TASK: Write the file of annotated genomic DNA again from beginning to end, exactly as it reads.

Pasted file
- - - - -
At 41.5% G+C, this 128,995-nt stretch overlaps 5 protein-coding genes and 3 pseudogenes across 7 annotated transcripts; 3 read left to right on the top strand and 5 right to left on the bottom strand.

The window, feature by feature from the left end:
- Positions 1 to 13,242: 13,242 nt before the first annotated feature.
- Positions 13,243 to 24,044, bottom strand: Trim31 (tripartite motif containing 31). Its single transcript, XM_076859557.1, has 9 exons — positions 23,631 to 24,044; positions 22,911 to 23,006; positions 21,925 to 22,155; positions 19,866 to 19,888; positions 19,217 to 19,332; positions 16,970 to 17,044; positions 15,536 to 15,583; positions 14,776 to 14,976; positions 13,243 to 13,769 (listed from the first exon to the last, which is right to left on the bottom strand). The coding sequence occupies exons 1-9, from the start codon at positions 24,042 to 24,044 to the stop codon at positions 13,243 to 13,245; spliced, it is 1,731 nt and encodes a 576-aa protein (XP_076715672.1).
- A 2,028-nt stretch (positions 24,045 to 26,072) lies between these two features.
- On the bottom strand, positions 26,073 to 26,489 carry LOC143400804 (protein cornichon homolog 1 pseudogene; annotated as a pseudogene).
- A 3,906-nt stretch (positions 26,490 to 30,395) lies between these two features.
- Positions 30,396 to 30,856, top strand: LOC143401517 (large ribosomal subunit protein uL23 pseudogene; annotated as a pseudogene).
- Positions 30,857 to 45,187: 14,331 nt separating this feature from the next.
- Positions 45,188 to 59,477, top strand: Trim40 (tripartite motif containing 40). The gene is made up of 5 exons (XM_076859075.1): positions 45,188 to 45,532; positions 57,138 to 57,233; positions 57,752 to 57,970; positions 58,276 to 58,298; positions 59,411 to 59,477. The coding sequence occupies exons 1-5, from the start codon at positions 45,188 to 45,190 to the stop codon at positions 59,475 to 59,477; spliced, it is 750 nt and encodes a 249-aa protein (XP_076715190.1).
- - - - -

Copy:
At 41.5% G+C, this 128,995-nt stretch overlaps 5 protein-coding genes and 3 pseudogenes across 7 annotated transcripts; 3 read left to right on the top strand and 5 right to left on the bottom strand.

The window, feature by feature from the left end:
- Positions 1 to 13,242: 13,242 nt before the first annotated feature.
- Positions 13,243 to 24,044, bottom strand: Trim31 (tripartite motif containing 31). Its single transcript, XM_076859557.1, has 9 exons — positions 23,631 to 24,044; positions 22,911 to 23,006; positions 21,925 to 22,155; positions 19,866 to 19,888; positions 19,217 to 19,332; positions 16,970 to 17,044; positions 15,536 to 15,583; positions 14,776 to 14,976; positions 13,243 to 13,769 (listed from the first exon to the last, which is right to left on the bottom strand). The coding sequence occupies exons 1-9, from the start codon at positions 24,042 to 24,044 to the stop codon at positions 13,243 to 13,245; spliced, it is 1,731 nt and encodes a 576-aa protein (XP_076715672.1).
- A 2,028-nt stretch (positions 24,045 to 26,072) lies between these two features.
- On the bottom strand, positions 26,073 to 26,489 carry LOC143400804 (protein cornichon homolog 1 pseudogene; annotated as a pseudogene).
- A 3,906-nt stretch (positions 26,490 to 30,395) lies between these two features.
- Positions 30,396 to 30,856, top strand: LOC143401517 (large ribosomal subunit protein uL23 pseudogene; annotated as a pseudogene).
- Positions 30,857 to 45,187: 14,331 nt separating this feature from the next.
- Positions 45,188 to 59,477, top strand: Trim40 (tripartite motif containing 40). The gene is made up of 5 exons (XM_076859075.1): positions 45,188 to 45,532; positions 57,138 to 57,233; positions 57,752 to 57,970; positions 58,276 to 58,298; positions 59,411 to 59,477. The coding sequence occupies exons 1-5, from the start codon at positions 45,188 to 45,190 to the stop codon at positions 59,475 to 59,477; spliced, it is 750 nt and encodes a 249-aa protein (XP_076715190.1).